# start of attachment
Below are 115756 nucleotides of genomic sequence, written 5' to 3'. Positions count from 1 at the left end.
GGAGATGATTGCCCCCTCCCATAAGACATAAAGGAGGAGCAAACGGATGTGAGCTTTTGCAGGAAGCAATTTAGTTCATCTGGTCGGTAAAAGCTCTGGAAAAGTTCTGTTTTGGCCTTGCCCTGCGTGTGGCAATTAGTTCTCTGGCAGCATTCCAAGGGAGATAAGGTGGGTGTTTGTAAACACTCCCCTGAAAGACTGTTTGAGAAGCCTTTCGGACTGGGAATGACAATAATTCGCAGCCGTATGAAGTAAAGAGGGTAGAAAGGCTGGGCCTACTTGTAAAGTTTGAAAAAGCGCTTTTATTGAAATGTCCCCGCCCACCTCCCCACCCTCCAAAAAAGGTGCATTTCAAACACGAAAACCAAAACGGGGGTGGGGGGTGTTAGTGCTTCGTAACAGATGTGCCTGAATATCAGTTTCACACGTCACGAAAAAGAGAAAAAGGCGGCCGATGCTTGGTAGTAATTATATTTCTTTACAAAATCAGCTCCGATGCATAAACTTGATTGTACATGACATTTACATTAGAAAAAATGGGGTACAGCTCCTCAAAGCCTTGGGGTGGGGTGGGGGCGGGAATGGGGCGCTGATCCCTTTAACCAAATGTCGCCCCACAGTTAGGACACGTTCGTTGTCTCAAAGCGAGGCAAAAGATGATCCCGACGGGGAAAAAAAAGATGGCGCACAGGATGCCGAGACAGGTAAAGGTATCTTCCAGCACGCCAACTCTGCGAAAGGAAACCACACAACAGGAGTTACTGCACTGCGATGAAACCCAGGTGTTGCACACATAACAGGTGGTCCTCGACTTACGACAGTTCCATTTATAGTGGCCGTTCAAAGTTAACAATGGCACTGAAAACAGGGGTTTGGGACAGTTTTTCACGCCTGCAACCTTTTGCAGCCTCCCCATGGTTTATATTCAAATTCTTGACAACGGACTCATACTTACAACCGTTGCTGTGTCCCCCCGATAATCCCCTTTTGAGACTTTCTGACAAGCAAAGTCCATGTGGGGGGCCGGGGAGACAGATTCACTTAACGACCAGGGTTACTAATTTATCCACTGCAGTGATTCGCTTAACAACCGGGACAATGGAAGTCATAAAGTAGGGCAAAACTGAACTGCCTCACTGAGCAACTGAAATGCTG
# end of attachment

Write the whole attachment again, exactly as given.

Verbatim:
Below are 115756 nucleotides of genomic sequence, written 5' to 3'. Positions count from 1 at the left end.
GGAGATGATTGCCCCCTCCCATAAGACATAAAGGAGGAGCAAACGGATGTGAGCTTTTGCAGGAAGCAATTTAGTTCATCTGGTCGGTAAAAGCTCTGGAAAAGTTCTGTTTTGGCCTTGCCCTGCGTGTGGCAATTAGTTCTCTGGCAGCATTCCAAGGGAGATAAGGTGGGTGTTTGTAAACACTCCCCTGAAAGACTGTTTGAGAAGCCTTTCGGACTGGGAATGACAATAATTCGCAGCCGTATGAAGTAAAGAGGGTAGAAAGGCTGGGCCTACTTGTAAAGTTTGAAAAAGCGCTTTTATTGAAATGTCCCCGCCCACCTCCCCACCCTCCAAAAAAGGTGCATTTCAAACACGAAAACCAAAACGGGGGTGGGGGGTGTTAGTGCTTCGTAACAGATGTGCCTGAATATCAGTTTCACACGTCACGAAAAAGAGAAAAAGGCGGCCGATGCTTGGTAGTAATTATATTTCTTTACAAAATCAGCTCCGATGCATAAACTTGATTGTACATGACATTTACATTAGAAAAAATGGGGTACAGCTCCTCAAAGCCTTGGGGTGGGGTGGGGGCGGGAATGGGGCGCTGATCCCTTTAACCAAATGTCGCCCCACAGTTAGGACACGTTCGTTGTCTCAAAGCGAGGCAAAAGATGATCCCGACGGGGAAAAAAAAGATGGCGCACAGGATGCCGAGACAGGTAAAGGTATCTTCCAGCACGCCAACTCTGCGAAAGGAAACCACACAACAGGAGTTACTGCACTGCGATGAAACCCAGGTGTTGCACACATAACAGGTGGTCCTCGACTTACGACAGTTCCATTTATAGTGGCCGTTCAAAGTTAACAATGGCACTGAAAACAGGGGTTTGGGACAGTTTTTCACGCCTGCAACCTTTTGCAGCCTCCCCATGGTTTATATTCAAATTCTTGACAACGGACTCATACTTACAACCGTTGCTGTGTCCCCCCGATAATCCCCTTTTGAGACTTTCTGACAAGCAAAGTCCATGTGGGGGGCCGGGGAGACAGATTCACTTAACGACCAGGGTTACTAATTTATCCACTGCAGTGATTCGCTTAACAACCGGGACAATGGAAGTCATAAAGTAGGGCAAAACTGAACTGCCTCACTGAGCAACTGAAATGCTG